By Caudron, Shari
Personnel Journal , Vol. 73, No. 3
For most Americans, a trip to the doctor is a fairly uncomplicated proposition. You get sick, call for an appointment, the doctor sees you, the insurance company is billed, your employer pays the insurance company. We understand the system, and those of us with employer-paid health plans are quite accustomed to getting quality medical care on demand. The system isn't perfect, many people are uninsured and costs are on an upward spiral, but 80% of Americans are satisfied with the medical care they receive. All this may change in the near future, however, as Congress grapples with national health-care reform.
Allowing government to overhaul the nation's health-care system is frightening. Either of these institutions, taken by itself, is tough to figure out. Put them together, and you have a process that is mind-numbing in its complexity. What do the glad-handers in Washington know about the delivery of medicine? How can they balance our perceived right to the very best care with the economic imperative of controlling costs? The answer, of course, is that they can't. Not without a lot of input from those who understand the system, including employers who have paid most of this country's health tab for years.
At this point, no one knows what health reform will look like. President Clinton's Health Security Act, introduced with great pomp and circumstance last September, has gotten the majority of ink on the subject. But there are, in fact, more than 60 bills working their way through Congress that deal with health-care reform in one way or another. With so much sorting out to do on Capitol Hill, how concerned should human resources executives be at this point? In a word, very.
Among the various reform proposals are suggestions for a payroll tax that would be used to underwrite the entire health-care system. There are proposals to eliminate or limit the tax deductibility of employer health benefits. And there are calls for companies to increase the number of health benefits they provide. Clearly, the potential cost to employers is too great for HR professionals not to be involved in the debate raging in Congress.
Granted, some companies may financially benefit from health reform. A unionized auto maker that currently pays close to 20% of payroll on health benefits might think a 7.9% payroll tax--such as the one proposed by Clinton--sounds pretty good. Companies that offer generous spousal benefits, employee assistance programs, on-site wellness activities and retiree health care might also breathe a sigh of relief to not have to administer and pay for such complex benefits.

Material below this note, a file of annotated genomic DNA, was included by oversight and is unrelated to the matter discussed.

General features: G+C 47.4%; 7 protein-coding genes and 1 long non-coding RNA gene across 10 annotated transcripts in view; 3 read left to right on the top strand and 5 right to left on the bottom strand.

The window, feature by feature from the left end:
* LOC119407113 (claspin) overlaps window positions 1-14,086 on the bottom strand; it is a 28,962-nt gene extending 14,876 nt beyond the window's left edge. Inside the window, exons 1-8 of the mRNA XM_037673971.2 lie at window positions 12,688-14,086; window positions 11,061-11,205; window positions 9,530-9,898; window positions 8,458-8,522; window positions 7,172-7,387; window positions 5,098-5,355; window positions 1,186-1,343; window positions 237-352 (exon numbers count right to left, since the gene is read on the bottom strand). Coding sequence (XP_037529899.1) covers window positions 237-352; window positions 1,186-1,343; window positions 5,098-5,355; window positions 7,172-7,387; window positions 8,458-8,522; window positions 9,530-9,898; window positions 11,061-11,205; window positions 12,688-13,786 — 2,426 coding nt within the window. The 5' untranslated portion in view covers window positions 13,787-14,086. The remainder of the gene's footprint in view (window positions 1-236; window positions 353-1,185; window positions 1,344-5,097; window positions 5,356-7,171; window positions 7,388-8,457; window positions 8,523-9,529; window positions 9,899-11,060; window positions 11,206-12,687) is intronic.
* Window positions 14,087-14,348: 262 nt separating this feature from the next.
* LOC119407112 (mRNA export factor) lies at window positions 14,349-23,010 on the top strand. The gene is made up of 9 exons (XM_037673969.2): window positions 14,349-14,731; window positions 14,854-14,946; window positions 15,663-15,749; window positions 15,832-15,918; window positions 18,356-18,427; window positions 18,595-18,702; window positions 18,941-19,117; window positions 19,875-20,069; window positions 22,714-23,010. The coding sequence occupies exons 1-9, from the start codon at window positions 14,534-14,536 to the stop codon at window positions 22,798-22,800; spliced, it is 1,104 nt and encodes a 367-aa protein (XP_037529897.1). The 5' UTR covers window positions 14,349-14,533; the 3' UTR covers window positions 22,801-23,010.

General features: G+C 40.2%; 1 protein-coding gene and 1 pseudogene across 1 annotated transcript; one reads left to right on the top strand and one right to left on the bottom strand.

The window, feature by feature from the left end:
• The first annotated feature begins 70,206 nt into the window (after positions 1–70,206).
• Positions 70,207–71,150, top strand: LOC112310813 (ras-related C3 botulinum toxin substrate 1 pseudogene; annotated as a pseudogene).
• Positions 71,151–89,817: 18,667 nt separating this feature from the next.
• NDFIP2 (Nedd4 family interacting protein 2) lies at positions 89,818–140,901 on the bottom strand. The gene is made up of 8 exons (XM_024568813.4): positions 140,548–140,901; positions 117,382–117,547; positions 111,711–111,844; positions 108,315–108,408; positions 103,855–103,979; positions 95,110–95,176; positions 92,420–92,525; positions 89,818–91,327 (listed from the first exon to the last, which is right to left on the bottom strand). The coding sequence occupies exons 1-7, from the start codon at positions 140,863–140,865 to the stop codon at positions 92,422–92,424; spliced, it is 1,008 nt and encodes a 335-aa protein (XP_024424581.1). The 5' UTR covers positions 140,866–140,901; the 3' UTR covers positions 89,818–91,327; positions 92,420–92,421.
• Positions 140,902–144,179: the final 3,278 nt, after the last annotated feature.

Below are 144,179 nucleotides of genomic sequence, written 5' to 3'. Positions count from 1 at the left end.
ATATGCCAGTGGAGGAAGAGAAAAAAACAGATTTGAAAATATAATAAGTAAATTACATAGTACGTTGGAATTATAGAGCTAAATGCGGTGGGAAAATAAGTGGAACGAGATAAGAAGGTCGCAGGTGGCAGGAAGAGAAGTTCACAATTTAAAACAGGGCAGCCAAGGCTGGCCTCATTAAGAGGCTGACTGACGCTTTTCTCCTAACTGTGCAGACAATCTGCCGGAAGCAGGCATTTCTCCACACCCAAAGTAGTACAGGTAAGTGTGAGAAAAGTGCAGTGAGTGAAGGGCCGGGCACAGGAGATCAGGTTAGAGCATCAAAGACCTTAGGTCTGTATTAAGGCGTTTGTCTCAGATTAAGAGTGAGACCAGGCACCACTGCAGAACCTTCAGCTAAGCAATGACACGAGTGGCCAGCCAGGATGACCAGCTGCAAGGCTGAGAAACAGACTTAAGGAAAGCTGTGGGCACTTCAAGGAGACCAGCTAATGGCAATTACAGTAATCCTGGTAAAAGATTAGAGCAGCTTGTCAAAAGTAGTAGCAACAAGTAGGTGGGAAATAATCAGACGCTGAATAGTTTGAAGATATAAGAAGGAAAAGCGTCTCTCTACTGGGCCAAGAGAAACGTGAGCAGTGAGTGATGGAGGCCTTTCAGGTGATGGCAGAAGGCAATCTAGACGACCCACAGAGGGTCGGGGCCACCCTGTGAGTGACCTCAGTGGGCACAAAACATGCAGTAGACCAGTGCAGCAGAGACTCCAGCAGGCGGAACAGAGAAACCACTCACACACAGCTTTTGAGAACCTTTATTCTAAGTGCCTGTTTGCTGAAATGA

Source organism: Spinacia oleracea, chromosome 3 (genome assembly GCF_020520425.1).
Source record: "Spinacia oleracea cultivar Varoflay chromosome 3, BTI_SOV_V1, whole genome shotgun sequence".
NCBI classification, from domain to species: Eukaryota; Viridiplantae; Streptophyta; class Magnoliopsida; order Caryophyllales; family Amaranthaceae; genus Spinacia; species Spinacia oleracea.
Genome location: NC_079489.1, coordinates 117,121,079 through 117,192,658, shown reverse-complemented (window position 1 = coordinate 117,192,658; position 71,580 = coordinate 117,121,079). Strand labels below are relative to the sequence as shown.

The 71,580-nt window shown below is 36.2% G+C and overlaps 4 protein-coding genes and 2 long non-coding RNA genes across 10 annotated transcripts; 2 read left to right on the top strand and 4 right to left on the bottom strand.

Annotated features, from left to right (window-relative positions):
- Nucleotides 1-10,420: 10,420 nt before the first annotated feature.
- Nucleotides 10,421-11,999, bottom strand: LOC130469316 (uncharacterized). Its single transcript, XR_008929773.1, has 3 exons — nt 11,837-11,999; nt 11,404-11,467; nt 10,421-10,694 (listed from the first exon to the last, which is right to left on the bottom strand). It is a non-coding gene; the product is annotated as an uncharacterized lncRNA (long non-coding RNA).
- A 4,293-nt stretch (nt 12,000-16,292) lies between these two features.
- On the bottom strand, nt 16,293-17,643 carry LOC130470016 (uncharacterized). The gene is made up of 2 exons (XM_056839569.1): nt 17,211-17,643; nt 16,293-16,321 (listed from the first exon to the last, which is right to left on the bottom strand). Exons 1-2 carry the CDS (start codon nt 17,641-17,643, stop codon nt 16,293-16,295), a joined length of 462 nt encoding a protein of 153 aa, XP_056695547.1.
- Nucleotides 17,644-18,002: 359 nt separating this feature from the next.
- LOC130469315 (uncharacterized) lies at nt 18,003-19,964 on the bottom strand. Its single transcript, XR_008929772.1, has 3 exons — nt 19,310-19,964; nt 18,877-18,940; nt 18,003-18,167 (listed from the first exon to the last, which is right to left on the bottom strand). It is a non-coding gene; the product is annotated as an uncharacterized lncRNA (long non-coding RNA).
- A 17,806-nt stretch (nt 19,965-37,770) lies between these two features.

But the majority of employers are understandably nervous about what reform will look like. HR managers are rightly concerned about the reform's potential impact on their companies' profits as well as on how their departments' work loads and responsibilities will change. Regardless of what side of the debate you're on, it behooves you to have a say in the process. It's what makes this country a democracy.
Of 535 members of Congress, fewer than 50 of them really understand the health-care issue, says Robert Laszewski, a principal with Health Policy and Strategy Associates in Washington, D.C. "Most members are only a little less lost than John Q. Public when it comes to such things as health alliances, risk-adjustment methodology, premium-cap formulas and the difference between workers' compensation integration and coordination," he says. HR executives who understand these and other aspects of the health-care system must make their voices heard for health-care reform to have any promise of being something that business can live with.
By now, it's no surprise that health reform is on the front burner. There are 37 million uninsured and 22 million underinsured Americans, health costs are rising faster than the gross national product, and companies are paying a larger and larger percentage of profits to cover their employees' medical needs. …